using someone. Be honest and forthright about the purpose for your call or e-mail. Once, a young intern who, shall we say, was not my favorite, simply refused to respect my boundaries and lack of interest. He would call periodically, pretending he just wanted to say hello. Eventually he would get around to the purpose of his call: Could I recommend him for this or that job, or did I know of any openings? His approach wasn’t genuine or direct.
Approach people politely, respect the possibility that they may not be available, thank them adequately, and offer to return the favor when you can, and no one will feel used. Sucking up to someone you don’t know or like because his father runs a company you’d like to work for
“using” someone. Don’t do it. If you really want to talk with his father, just be direct: “I have a favor to ask. I’m interested in telecommunications and would love the chance to speak with your father or someone in his company. Would you be willing to make the introduction?”
Q. I’m afraid that getting a job through connections will create an uncomfortable situation.
Many people share this fear. “Everyone will know I didn’t get the job on my own,” they say.
First of all, how do you think those other people got their jobs? Anyway, it’s all in how you handle it. Be up front, without flaunting your connections or volunteering too much information. Let’s say your family runs the business. Don’t pull rank or insider tricks if you want to be liked and respected. Just be professional. You don’t need to advertise how you got your job, but there’s no need to hide it—I’d like to think you wouldn’t have been hired if you couldn’t do the job. That’s when the most uncomfortable situations arise: when someone who isn’t really qualified for a position gets one through connections and then does a bad job. If a colleague is having to cover for you because you really can’t handle the work, that’s a problem.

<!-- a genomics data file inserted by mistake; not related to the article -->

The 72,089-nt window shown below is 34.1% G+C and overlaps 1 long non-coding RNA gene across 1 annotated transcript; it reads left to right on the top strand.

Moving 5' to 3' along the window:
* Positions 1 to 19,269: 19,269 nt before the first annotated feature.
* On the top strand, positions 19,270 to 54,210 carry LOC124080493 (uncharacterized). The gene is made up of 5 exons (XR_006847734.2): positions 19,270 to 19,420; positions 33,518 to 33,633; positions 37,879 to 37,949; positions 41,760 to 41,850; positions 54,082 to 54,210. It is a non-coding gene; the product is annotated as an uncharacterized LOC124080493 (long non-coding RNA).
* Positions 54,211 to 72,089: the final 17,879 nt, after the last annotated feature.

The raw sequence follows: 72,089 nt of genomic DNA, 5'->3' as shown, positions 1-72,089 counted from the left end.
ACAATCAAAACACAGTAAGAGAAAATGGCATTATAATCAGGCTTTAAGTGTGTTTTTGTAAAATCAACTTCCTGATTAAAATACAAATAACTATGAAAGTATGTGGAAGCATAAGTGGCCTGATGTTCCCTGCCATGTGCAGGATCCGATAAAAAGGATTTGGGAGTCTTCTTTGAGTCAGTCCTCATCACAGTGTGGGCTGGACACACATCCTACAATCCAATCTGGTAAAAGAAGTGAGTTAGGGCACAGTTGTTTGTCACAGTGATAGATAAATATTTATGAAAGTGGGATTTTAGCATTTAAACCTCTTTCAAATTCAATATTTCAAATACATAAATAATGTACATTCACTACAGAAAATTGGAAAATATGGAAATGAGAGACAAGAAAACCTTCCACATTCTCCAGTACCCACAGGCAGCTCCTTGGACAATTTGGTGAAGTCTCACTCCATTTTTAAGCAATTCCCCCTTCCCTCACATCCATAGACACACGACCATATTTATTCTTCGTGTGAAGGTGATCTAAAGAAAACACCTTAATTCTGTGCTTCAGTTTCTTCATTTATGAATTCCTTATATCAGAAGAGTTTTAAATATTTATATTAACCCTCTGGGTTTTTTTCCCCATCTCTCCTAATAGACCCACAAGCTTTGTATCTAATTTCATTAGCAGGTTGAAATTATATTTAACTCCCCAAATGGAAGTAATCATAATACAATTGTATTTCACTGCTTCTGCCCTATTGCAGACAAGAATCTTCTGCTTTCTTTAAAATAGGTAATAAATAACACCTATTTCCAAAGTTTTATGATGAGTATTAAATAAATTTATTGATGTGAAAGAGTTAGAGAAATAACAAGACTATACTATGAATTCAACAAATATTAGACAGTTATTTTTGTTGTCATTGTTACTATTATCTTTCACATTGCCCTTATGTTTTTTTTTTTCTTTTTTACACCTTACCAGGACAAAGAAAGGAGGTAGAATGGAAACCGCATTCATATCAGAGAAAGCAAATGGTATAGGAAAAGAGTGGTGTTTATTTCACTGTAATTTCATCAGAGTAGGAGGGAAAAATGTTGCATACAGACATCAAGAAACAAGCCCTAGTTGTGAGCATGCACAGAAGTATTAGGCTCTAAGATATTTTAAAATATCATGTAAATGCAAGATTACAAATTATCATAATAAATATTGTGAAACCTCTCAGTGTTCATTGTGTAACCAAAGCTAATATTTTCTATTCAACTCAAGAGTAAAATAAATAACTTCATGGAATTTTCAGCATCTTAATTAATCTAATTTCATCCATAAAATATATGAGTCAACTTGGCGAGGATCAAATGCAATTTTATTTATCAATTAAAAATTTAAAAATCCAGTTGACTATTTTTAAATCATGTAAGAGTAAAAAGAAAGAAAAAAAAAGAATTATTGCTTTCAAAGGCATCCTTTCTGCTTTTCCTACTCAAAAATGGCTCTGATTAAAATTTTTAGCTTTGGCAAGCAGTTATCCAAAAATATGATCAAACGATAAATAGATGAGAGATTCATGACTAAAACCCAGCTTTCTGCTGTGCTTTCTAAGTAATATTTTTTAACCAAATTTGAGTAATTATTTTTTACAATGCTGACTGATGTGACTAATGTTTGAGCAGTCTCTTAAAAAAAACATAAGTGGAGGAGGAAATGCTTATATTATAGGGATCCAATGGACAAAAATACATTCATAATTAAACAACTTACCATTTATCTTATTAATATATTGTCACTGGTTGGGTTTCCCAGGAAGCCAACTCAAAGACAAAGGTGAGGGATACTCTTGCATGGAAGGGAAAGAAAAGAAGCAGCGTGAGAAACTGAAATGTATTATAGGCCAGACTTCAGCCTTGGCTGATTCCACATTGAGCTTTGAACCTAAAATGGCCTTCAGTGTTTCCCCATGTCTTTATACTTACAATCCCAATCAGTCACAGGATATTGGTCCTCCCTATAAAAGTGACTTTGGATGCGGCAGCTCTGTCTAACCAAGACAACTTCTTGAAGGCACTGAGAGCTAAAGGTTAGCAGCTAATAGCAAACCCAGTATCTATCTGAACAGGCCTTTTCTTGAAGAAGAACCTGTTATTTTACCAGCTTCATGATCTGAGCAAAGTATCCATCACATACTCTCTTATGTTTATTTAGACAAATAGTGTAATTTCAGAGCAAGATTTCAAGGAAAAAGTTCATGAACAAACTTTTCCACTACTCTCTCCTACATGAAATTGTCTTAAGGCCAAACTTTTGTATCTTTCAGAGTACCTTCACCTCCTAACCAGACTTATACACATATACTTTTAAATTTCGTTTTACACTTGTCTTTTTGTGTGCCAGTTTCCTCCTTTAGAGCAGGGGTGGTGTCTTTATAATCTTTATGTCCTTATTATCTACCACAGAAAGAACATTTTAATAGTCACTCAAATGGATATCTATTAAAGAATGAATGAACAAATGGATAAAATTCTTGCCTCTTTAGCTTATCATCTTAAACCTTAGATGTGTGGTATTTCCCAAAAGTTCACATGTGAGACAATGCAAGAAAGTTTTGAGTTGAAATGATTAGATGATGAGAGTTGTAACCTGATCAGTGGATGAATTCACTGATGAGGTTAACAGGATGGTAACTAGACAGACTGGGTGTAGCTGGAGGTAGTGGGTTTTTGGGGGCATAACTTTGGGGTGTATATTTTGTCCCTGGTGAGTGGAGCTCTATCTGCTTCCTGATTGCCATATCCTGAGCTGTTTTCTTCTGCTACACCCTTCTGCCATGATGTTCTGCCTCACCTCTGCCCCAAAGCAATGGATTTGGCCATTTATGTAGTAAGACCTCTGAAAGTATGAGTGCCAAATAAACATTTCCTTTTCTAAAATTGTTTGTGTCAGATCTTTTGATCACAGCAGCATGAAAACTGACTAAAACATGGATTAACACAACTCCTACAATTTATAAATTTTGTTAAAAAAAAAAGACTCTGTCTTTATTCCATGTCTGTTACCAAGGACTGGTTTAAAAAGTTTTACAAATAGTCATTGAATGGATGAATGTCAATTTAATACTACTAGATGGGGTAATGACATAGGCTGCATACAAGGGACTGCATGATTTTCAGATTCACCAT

If you reach out to a contact and don’t hear back within a week or two, phone the next week if you e-mailed the first time, or e-mail if you called—the person might be away. But if you don’t hear back after a second attempt, forget it and move on down your list.
If you do reach a contact who’s supplying you with a lead, be sure to ask for the lead’s current title, phone, and e-mail information; also find out exactly how they know each other so you don’t get it wrong and embarrass yourself. Then Google the person to find out as much as you can about him.
After you’ve done this, you’ll reach out in much the same way you contacted the original party, but the opening line of your call or e-mail will refer to the intermediary: “Hello, Mr. Versace. My aunt Susan Reed suggested I call when I told her I was about to graduate from Simon’s College and am exploring careers in fashion. Is this a good time to talk?”
Don’t forget to log all calls and e-mail. You might remember the first few conversations you have, but after that, I guarantee that you won’t be able to keep it all in your head. You need to know who referred you to whom, which e-mail/cover letter/résumé you sent, and when and how you thanked appropriate parties. Take good notes on all your conversations,
and log all new contacts you receive. You don’t want to do all this work only to forget or lose the information you gather.
FINDING A MENTOR
As you make your way through your job hunt, it’s helpful to have an official or unofficial mentor at your side.
A mentor is a more experienced person—usually someone who’s quite a bit older than you, though not necessarily so—who takes an interest in your path and tries to lend you some of his hard-won wisdom.
A good mentor is someone who knows more than you do and is willing to help. People often rely on mentors during their careers, but mentors can also be extremely helpful on the road to those careers.